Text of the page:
Campervans aren’t just for warmer climes. In the UK, the Kombi is very much alive and trucking. According to Camperbug.co.uk – a site that brings together van owners with potential hirers – the rental sector is going strong, bolstered by nostalgia and the growth of music festivals.
“As soon as the sun comes out, we’re inundated with people wanting to hire vans,” says founder Bud Atapattu, a music agent turned web developer. He started the site in 2010 to make money from his own van, which was lying unused for much of the year. “Unfortunately, you can’t go on holiday all the time, so you end up with an expensive asset just sitting in your driveway.”
Relying heavily on social networks, Atapattu built an online community of van owners wanting to tap into the rentals market. He now has 550 vans on his books, all over the UK, plus some in Spain and France (prices from £410 a week). “The advantage is that there is no long-term commitment,” he says. “Owners can dip in and dip out when it suits them.”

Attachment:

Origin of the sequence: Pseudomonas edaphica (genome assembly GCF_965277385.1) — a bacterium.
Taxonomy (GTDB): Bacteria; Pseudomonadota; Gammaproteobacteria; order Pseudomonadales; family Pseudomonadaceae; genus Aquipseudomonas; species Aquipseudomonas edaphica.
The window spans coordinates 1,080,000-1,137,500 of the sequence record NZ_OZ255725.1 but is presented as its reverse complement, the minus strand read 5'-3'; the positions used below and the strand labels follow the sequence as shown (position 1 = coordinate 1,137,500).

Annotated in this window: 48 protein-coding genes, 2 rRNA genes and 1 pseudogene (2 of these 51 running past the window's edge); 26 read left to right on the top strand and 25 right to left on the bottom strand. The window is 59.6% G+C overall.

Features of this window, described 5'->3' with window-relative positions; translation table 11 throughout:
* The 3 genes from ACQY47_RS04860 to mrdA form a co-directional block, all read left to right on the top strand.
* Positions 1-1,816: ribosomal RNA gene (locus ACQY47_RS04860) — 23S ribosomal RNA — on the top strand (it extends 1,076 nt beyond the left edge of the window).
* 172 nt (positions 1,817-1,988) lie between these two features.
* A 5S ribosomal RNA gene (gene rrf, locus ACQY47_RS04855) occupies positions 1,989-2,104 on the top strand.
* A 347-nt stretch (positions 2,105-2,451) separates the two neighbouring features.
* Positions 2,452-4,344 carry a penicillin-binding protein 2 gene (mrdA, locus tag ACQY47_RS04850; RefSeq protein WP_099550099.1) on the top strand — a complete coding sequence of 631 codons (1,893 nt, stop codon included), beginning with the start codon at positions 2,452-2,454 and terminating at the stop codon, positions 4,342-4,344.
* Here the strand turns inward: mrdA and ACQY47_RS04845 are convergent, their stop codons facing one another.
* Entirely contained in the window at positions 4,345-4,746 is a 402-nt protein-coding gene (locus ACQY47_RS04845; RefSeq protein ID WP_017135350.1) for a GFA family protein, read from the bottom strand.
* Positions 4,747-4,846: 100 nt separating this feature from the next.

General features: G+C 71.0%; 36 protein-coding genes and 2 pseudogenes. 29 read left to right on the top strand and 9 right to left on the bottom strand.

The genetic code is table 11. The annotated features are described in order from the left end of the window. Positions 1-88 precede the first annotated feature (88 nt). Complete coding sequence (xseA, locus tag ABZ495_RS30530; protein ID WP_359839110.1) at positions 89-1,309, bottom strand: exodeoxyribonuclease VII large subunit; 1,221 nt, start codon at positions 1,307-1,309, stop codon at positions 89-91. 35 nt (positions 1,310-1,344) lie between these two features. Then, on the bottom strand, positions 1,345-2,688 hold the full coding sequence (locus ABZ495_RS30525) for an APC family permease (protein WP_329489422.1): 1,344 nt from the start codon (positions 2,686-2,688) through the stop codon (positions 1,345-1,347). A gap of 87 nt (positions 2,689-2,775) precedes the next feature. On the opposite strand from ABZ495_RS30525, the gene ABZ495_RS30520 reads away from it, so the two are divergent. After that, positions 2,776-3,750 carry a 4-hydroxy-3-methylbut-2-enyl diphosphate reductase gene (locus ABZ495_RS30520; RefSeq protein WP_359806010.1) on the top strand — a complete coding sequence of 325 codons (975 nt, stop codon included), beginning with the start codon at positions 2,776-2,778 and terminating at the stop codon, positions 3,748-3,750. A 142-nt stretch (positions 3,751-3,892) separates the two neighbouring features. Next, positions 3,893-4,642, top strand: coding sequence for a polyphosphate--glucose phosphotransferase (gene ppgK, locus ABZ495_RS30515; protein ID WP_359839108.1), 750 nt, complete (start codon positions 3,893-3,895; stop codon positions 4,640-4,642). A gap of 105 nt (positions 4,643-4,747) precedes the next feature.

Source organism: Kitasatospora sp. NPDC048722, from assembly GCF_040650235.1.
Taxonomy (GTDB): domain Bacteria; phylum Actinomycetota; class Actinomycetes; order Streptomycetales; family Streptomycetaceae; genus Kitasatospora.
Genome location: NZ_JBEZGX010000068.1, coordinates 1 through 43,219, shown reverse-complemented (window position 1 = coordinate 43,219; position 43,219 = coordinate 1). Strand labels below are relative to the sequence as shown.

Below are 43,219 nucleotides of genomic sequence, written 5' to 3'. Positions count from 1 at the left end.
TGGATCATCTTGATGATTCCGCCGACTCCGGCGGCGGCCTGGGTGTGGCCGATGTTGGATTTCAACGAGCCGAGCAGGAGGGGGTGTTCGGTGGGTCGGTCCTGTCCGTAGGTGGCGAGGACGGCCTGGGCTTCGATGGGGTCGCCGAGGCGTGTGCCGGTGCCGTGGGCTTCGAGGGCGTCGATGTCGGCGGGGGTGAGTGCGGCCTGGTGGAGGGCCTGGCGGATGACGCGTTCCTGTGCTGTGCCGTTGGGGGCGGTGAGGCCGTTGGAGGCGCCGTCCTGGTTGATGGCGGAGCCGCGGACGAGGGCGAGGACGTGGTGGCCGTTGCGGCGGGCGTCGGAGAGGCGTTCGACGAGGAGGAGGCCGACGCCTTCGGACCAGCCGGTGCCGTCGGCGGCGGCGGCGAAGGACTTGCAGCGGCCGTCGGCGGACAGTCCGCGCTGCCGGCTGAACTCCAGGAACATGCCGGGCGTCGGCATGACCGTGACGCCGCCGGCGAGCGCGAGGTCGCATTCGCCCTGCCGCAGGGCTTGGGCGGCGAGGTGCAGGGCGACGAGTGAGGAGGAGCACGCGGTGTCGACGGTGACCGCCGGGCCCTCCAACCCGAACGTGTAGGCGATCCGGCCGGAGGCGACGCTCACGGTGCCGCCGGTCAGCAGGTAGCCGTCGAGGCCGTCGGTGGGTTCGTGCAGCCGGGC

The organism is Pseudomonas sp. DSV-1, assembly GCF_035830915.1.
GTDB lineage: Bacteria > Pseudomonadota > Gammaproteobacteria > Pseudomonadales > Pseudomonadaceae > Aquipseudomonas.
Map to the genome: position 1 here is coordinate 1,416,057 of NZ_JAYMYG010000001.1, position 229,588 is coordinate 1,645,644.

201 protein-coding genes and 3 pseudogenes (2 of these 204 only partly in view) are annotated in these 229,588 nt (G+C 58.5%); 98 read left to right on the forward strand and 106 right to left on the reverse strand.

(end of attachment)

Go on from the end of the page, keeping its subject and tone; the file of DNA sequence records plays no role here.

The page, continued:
NewForestSafari.com, based in Hampshire, is another VW specialist and opened for business just months before the last Kombi was produced at the VW factory in Brazil last year (the old design was deemed incompatible with modern requirements for airbags and antilock brakes).
The family-run company owns nine vans and specialises in the restoration and maintenance of older models. It proudly includes two 1960s “spiltscreen” Kombis in its fleet (from £740 a week). Like Camperbug, it sees festivalgoers as a key market, especially group of people in their 30s and 40s who have grown tired of sleeping under canvas.
Camperbug sent 50 vans to Glastonbury last year, while both companies started taking bookings for this year’s festival season last autumn.
The key to a successful campervan trip, says Atapattu, is to travel slowly. He advises first-timers not to make ambitious plans: “Older campervans tend to have top speeds of 55mph, so opt for one of the newer models if you want to buzz down to Italy or the south of France. And don’t be too rigid with your itinerary – the journey is, after all, the best bit.”